Sailing: Masters of the laser take over Dublin Bay

If proof was needed that sailing is a ‘lifelong’ sport, a glance at last week’s Laser Masters World Championships at Dun Laoghaire is all that’s needed.

Sailing: Masters of the laser take over Dublin Bay

By David Branigan

If proof was needed that sailing is a ‘lifelong’ sport, a glance at last week’s Laser Masters World Championships at Dun Laoghaire is all that’s needed.

For a dinghy class that provides competition from youth level right the way up to Olympics, where Annalise Murphy won her silver medal at Rio 2016, laser still struggles for limelight.

Yet 302 competitors from 25 nations turned-up to race the Masters on Dublin Bay for over a week with the youngest category ‘Apprentices’ grouping those aged 35 to 45.

After that, in 10-year divisions, the fleet comprised classes from Master to Grand-Master to Great Grand Master and then Legend for the 75 year-plus age range.

The latter range might seem improbable to some but not to the pair of octogenarians that sailed away as equals all week.

For those still not convinced that any of this was not noteworthy, Dublin Bay also defied its reputation as a light airs venue and opened the 12-race programme with a robust 20-knot westerly wind complete with stronger gusts and windshifts. The breeze continued for the second and third days of racing before a well-earned rest day. Only from the middle of the week did conditions start to ease before Saturday’s final saw near calm conditions that only allowed a single race final day.

Hailed by numerous visitors as the best World Masters ever, the competition side of the event delivered standout wins in almost all the classes.

New Zealand’s Scott Leith added an 11th world title win in the Radial Rig Master class as the one-time Olympic contender maintained his form over the past two decades.

American Bill Symes delivered seven race wins to take the Radial Great Grand-Master class with ease while Ireland’s Christopher Boyd worked his way up the 37-boat class to take third overall thanks to winning the final race.

It was a similar story for American Peter Seidenberg in the Legends class but with eight wins to his credit in the 14-boat turnout. Ireland’s Denis O’Sullivan had a mixed regatta to finish mid-fleet including his strongest day last Thursday when the Cork championship veteran scored two second places.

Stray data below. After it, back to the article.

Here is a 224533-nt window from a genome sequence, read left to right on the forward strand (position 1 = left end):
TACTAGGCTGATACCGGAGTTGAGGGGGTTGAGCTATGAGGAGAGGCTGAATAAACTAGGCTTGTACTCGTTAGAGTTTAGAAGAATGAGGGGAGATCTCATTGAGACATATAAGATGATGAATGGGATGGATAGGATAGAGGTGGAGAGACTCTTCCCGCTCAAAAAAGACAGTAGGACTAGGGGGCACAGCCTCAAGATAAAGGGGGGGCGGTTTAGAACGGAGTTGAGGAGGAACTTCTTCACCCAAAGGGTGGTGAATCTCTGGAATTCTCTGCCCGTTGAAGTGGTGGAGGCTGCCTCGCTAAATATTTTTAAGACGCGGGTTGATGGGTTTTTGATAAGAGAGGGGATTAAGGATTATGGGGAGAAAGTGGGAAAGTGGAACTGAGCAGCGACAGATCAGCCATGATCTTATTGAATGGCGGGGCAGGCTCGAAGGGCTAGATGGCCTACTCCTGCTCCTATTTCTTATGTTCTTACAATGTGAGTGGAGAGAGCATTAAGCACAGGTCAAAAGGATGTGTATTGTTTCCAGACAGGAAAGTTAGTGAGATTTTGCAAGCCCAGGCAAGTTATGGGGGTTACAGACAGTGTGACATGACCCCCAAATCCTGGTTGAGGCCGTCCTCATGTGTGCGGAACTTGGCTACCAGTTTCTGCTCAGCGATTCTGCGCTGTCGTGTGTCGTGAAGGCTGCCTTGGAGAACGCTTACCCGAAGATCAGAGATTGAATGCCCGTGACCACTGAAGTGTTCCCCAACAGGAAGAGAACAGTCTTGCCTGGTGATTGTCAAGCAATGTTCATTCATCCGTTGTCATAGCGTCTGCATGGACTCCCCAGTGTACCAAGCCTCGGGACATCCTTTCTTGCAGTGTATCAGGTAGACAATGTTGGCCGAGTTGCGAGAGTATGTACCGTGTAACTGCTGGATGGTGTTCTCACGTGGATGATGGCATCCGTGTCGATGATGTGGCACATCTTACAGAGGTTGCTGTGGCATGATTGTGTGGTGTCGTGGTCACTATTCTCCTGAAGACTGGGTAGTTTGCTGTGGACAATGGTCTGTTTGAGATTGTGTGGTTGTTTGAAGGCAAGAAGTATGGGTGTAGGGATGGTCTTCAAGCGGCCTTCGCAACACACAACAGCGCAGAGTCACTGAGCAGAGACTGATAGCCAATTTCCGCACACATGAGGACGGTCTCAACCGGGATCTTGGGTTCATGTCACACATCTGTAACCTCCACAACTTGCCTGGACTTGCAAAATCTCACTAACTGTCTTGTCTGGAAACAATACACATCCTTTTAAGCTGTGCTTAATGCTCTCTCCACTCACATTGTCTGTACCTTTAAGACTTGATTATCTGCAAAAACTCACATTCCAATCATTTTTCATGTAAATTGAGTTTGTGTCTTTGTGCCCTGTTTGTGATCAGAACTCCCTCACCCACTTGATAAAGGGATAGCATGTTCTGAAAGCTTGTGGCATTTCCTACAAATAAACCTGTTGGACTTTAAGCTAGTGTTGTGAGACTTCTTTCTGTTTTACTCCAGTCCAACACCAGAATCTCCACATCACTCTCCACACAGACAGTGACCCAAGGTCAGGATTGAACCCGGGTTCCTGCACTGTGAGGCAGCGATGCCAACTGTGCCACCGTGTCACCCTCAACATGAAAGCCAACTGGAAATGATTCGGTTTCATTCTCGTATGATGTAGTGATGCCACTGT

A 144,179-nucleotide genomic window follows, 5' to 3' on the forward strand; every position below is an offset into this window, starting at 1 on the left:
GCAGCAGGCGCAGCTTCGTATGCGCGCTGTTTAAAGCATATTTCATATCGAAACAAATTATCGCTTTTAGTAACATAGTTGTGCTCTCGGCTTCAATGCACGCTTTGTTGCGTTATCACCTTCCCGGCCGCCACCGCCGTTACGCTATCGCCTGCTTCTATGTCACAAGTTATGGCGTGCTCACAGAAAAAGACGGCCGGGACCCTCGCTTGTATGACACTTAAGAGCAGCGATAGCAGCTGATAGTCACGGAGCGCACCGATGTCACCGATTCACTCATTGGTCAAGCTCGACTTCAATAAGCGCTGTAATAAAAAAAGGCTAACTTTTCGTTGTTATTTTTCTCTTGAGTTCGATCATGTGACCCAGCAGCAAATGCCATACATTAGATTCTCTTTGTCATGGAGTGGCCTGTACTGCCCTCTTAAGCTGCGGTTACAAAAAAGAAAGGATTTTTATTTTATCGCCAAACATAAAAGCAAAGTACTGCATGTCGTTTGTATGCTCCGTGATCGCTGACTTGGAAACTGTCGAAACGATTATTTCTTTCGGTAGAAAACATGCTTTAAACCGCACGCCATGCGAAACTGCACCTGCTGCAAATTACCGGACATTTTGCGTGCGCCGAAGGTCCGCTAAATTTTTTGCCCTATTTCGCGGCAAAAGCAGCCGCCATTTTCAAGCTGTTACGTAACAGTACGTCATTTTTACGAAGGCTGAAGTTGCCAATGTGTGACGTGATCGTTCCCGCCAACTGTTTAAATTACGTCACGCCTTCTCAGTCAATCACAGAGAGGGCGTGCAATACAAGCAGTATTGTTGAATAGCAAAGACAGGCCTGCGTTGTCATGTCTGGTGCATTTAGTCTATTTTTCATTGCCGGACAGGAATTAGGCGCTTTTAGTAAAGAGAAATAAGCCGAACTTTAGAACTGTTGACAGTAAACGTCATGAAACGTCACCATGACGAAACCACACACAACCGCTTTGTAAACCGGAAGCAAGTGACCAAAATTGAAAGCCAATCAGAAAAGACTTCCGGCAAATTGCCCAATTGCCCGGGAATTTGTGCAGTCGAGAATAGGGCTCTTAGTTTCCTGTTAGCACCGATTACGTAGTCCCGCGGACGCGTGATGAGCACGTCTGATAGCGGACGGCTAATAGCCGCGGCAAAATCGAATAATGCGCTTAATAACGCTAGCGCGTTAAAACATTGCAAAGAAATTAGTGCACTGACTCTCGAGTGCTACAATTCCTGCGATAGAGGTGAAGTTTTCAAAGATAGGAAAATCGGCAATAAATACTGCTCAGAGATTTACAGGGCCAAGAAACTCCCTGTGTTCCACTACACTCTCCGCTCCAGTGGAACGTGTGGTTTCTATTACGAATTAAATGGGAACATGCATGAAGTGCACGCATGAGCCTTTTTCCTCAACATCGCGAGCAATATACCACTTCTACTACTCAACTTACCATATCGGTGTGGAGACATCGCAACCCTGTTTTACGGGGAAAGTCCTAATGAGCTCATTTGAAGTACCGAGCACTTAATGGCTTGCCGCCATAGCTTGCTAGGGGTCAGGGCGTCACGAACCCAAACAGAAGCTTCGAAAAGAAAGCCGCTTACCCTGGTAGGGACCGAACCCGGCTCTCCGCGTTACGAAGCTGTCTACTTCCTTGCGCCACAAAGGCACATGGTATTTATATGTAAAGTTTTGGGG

Of the Irish contenders, the highlight was past-Olympian Mark Lyttle winning the Grand Master’s world title in the Standard rig that was arguably the most competitive class of the event.

With a turnout of 64 boats, the Atlanta ’96 Olympian moved steadily up the ranks after the first three days, moving from seventh overall into first place by day three thanks to back-to-back race wins.

Lyttle’s return to home waters led to him racing under his GBR sail-number as he qualified for the championship via the UK where he lives, and also recently won the British title in June.

The class went down to the wire with all hinging on the final day. A seventh place in the final was good enough to seal the win with just two points to spare, one of just two classes to have such a close result. In the other, Spain’s Leandro Rosado prevailed in a week-long match-race with Canada’s Gord Welsh amongst the Standard rig Apprentices. This class had one of the biggest Irish turnouts and was one of the most competitive as four boats duelled for third place.

Lyttle wasn’t the only competitor racing under an adoptive country flag. French coach Thomas Chaix, who coaches Ireland’s Optimist sailors, raced under Irish colours and took second overall in the Radial Apprentice class.

Although each had a turn as leader, Roger O’Gorman took the spot ahead of David Quinn, Pete Smyth and Damian Maloney.

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